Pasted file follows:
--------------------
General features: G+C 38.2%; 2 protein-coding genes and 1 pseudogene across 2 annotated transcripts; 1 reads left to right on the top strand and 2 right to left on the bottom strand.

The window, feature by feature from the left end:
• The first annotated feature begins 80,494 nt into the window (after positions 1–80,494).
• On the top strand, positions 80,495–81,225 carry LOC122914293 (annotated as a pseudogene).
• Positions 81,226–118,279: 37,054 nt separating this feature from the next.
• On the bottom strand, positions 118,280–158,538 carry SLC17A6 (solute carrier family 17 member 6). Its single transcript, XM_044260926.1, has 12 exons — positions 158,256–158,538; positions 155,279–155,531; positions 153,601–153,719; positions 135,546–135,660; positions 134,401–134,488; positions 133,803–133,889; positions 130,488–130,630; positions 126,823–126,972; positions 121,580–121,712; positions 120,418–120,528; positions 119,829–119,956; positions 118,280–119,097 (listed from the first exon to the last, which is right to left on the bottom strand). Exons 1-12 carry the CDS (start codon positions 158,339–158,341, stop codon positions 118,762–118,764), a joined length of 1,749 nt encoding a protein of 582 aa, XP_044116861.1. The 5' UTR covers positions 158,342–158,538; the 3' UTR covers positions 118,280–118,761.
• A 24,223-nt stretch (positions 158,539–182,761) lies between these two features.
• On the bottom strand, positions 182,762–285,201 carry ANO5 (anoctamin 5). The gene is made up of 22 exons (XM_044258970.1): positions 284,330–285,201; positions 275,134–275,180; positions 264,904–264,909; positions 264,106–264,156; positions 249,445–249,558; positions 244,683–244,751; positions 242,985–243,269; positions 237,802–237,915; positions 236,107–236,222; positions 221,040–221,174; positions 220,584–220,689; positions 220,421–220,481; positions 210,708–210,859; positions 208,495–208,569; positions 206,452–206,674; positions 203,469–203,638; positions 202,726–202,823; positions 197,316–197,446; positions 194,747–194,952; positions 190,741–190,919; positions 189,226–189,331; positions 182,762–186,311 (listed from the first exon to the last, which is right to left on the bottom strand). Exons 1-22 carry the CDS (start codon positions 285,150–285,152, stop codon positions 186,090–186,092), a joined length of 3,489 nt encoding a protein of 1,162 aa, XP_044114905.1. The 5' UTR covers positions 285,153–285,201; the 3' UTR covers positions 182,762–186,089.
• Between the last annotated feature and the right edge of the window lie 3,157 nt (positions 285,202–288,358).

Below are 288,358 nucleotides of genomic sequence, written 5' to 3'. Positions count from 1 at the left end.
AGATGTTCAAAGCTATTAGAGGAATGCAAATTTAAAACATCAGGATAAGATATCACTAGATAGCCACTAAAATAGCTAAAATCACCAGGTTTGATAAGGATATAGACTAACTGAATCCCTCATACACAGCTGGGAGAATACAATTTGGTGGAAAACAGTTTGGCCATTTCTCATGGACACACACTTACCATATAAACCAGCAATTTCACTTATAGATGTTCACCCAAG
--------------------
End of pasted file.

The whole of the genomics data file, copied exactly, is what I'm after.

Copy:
General features: G+C 38.2%; 2 protein-coding genes and 1 pseudogene across 2 annotated transcripts; 1 reads left to right on the top strand and 2 right to left on the bottom strand.

The window, feature by feature from the left end:
• The first annotated feature begins 80,494 nt into the window (after positions 1–80,494).
• On the top strand, positions 80,495–81,225 carry LOC122914293 (annotated as a pseudogene).
• Positions 81,226–118,279: 37,054 nt separating this feature from the next.
• On the bottom strand, positions 118,280–158,538 carry SLC17A6 (solute carrier family 17 member 6). Its single transcript, XM_044260926.1, has 12 exons — positions 158,256–158,538; positions 155,279–155,531; positions 153,601–153,719; positions 135,546–135,660; positions 134,401–134,488; positions 133,803–133,889; positions 130,488–130,630; positions 126,823–126,972; positions 121,580–121,712; positions 120,418–120,528; positions 119,829–119,956; positions 118,280–119,097 (listed from the first exon to the last, which is right to left on the bottom strand). Exons 1-12 carry the CDS (start codon positions 158,339–158,341, stop codon positions 118,762–118,764), a joined length of 1,749 nt encoding a protein of 582 aa, XP_044116861.1. The 5' UTR covers positions 158,342–158,538; the 3' UTR covers positions 118,280–118,761.
• A 24,223-nt stretch (positions 158,539–182,761) lies between these two features.
• On the bottom strand, positions 182,762–285,201 carry ANO5 (anoctamin 5). The gene is made up of 22 exons (XM_044258970.1): positions 284,330–285,201; positions 275,134–275,180; positions 264,904–264,909; positions 264,106–264,156; positions 249,445–249,558; positions 244,683–244,751; positions 242,985–243,269; positions 237,802–237,915; positions 236,107–236,222; positions 221,040–221,174; positions 220,584–220,689; positions 220,421–220,481; positions 210,708–210,859; positions 208,495–208,569; positions 206,452–206,674; positions 203,469–203,638; positions 202,726–202,823; positions 197,316–197,446; positions 194,747–194,952; positions 190,741–190,919; positions 189,226–189,331; positions 182,762–186,311 (listed from the first exon to the last, which is right to left on the bottom strand). Exons 1-22 carry the CDS (start codon positions 285,150–285,152, stop codon positions 186,090–186,092), a joined length of 3,489 nt encoding a protein of 1,162 aa, XP_044114905.1. The 5' UTR covers positions 285,153–285,201; the 3' UTR covers positions 182,762–186,089.
• Between the last annotated feature and the right edge of the window lie 3,157 nt (positions 285,202–288,358).

Below are 288,358 nucleotides of genomic sequence, written 5' to 3'. Positions count from 1 at the left end.
AGATGTTCAAAGCTATTAGAGGAATGCAAATTTAAAACATCAGGATAAGATATCACTAGATAGCCACTAAAATAGCTAAAATCACCAGGTTTGATAAGGATATAGACTAACTGAATCCCTCATACACAGCTGGGAGAATACAATTTGGTGGAAAACAGTTTGGCCATTTCTCATGGACACACACTTACCATATAAACCAGCAATTTCACTTATAGATGTTCACCCAAG